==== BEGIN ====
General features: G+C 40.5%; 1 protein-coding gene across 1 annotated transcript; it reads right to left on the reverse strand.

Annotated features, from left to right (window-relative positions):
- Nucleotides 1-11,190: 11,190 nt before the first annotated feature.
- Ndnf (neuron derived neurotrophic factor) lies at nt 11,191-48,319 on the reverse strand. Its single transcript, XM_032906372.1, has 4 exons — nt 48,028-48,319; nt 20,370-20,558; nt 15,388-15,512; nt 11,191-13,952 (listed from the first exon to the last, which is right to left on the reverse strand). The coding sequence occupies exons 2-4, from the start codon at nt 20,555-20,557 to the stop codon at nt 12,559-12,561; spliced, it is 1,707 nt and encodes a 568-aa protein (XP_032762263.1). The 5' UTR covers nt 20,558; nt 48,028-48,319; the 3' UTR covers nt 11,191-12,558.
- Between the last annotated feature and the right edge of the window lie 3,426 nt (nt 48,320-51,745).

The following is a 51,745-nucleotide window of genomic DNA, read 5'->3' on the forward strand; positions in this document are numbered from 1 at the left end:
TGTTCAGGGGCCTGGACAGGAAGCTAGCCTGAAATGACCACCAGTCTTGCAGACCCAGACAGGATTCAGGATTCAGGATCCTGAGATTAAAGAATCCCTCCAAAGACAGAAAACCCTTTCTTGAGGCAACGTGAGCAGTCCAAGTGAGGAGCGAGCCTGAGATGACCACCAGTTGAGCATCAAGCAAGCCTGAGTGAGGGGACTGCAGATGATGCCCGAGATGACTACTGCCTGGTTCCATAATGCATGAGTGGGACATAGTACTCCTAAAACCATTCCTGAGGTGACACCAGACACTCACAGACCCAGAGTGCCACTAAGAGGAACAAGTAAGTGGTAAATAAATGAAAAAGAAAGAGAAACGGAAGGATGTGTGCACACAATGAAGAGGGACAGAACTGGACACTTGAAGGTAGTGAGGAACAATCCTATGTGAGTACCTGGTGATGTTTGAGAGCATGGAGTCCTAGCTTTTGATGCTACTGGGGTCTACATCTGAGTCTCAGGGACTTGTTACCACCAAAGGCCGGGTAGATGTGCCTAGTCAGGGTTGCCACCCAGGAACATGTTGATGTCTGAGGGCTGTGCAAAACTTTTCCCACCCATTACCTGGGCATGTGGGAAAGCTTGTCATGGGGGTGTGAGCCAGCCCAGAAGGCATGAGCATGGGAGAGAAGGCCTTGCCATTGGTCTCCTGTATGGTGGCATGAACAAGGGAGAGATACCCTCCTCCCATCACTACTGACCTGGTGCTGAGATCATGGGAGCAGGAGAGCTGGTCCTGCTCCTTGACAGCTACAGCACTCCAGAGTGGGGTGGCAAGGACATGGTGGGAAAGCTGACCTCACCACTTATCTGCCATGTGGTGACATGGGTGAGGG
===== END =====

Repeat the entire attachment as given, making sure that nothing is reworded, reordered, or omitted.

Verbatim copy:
General features: G+C 40.5%; 1 protein-coding gene across 1 annotated transcript; it reads right to left on the reverse strand.

Annotated features, from left to right (window-relative positions):
- Nucleotides 1-11,190: 11,190 nt before the first annotated feature.
- Ndnf (neuron derived neurotrophic factor) lies at nt 11,191-48,319 on the reverse strand. Its single transcript, XM_032906372.1, has 4 exons — nt 48,028-48,319; nt 20,370-20,558; nt 15,388-15,512; nt 11,191-13,952 (listed from the first exon to the last, which is right to left on the reverse strand). The coding sequence occupies exons 2-4, from the start codon at nt 20,555-20,557 to the stop codon at nt 12,559-12,561; spliced, it is 1,707 nt and encodes a 568-aa protein (XP_032762263.1). The 5' UTR covers nt 20,558; nt 48,028-48,319; the 3' UTR covers nt 11,191-12,558.
- Between the last annotated feature and the right edge of the window lie 3,426 nt (nt 48,320-51,745).

The following is a 51,745-nucleotide window of genomic DNA, read 5'->3' on the forward strand; positions in this document are numbered from 1 at the left end:
TGTTCAGGGGCCTGGACAGGAAGCTAGCCTGAAATGACCACCAGTCTTGCAGACCCAGACAGGATTCAGGATTCAGGATCCTGAGATTAAAGAATCCCTCCAAAGACAGAAAACCCTTTCTTGAGGCAACGTGAGCAGTCCAAGTGAGGAGCGAGCCTGAGATGACCACCAGTTGAGCATCAAGCAAGCCTGAGTGAGGGGACTGCAGATGATGCCCGAGATGACTACTGCCTGGTTCCATAATGCATGAGTGGGACATAGTACTCCTAAAACCATTCCTGAGGTGACACCAGACACTCACAGACCCAGAGTGCCACTAAGAGGAACAAGTAAGTGGTAAATAAATGAAAAAGAAAGAGAAACGGAAGGATGTGTGCACACAATGAAGAGGGACAGAACTGGACACTTGAAGGTAGTGAGGAACAATCCTATGTGAGTACCTGGTGATGTTTGAGAGCATGGAGTCCTAGCTTTTGATGCTACTGGGGTCTACATCTGAGTCTCAGGGACTTGTTACCACCAAAGGCCGGGTAGATGTGCCTAGTCAGGGTTGCCACCCAGGAACATGTTGATGTCTGAGGGCTGTGCAAAACTTTTCCCACCCATTACCTGGGCATGTGGGAAAGCTTGTCATGGGGGTGTGAGCCAGCCCAGAAGGCATGAGCATGGGAGAGAAGGCCTTGCCATTGGTCTCCTGTATGGTGGCATGAACAAGGGAGAGATACCCTCCTCCCATCACTACTGACCTGGTGCTGAGATCATGGGAGCAGGAGAGCTGGTCCTGCTCCTTGACAGCTACAGCACTCCAGAGTGGGGTGGCAAGGACATGGTGGGAAAGCTGACCTCACCACTTATCTGCCATGTGGTGACATGGGTGAGGG